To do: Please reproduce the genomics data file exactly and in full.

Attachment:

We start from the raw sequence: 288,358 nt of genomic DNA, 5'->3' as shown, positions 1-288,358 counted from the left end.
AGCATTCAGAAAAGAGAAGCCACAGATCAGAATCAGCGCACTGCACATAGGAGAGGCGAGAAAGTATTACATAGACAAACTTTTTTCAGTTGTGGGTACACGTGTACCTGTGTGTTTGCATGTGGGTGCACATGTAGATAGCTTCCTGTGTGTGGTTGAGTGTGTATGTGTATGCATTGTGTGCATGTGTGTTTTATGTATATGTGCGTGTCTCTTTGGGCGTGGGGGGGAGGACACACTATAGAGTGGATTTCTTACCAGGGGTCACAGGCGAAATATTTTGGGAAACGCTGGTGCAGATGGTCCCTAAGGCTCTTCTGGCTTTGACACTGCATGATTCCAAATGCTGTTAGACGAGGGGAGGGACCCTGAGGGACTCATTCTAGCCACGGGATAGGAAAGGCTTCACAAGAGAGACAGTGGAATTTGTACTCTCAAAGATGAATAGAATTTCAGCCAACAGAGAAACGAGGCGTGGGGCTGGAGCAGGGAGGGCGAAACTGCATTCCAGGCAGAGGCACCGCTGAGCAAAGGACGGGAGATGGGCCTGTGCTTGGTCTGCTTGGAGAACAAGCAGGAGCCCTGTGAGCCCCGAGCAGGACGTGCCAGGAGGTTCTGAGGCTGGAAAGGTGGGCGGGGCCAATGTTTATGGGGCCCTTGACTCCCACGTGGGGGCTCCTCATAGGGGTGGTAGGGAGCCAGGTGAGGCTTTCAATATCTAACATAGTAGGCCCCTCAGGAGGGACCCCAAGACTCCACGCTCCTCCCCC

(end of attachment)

We start from the raw sequence: 288,358 nt of genomic DNA, 5'->3' as shown, positions 1-288,358 counted from the left end.
AGCATTCAGAAAAGAGAAGCCACAGATCAGAATCAGCGCACTGCACATAGGAGAGGCGAGAAAGTATTACATAGACAAACTTTTTTCAGTTGTGGGTACACGTGTACCTGTGTGTTTGCATGTGGGTGCACATGTAGATAGCTTCCTGTGTGTGGTTGAGTGTGTATGTGTATGCATTGTGTGCATGTGTGTTTTATGTATATGTGCGTGTCTCTTTGGGCGTGGGGGGGAGGACACACTATAGAGTGGATTTCTTACCAGGGGTCACAGGCGAAATATTTTGGGAAACGCTGGTGCAGATGGTCCCTAAGGCTCTTCTGGCTTTGACACTGCATGATTCCAAATGCTGTTAGACGAGGGGAGGGACCCTGAGGGACTCATTCTAGCCACGGGATAGGAAAGGCTTCACAAGAGAGACAGTGGAATTTGTACTCTCAAAGATGAATAGAATTTCAGCCAACAGAGAAACGAGGCGTGGGGCTGGAGCAGGGAGGGCGAAACTGCATTCCAGGCAGAGGCACCGCTGAGCAAAGGACGGGAGATGGGCCTGTGCTTGGTCTGCTTGGAGAACAAGCAGGAGCCCTGTGAGCCCCGAGCAGGACGTGCCAGGAGGTTCTGAGGCTGGAAAGGTGGGCGGGGCCAATGTTTATGGGGCCCTTGACTCCCACGTGGGGGCTCCTCATAGGGGTGGTAGGGAGCCAGGTGAGGCTTTCAATATCTAACATAGTAGGCCCCTCAGGAGGGACCCCAAGACTCCACGCTCCTCCCCC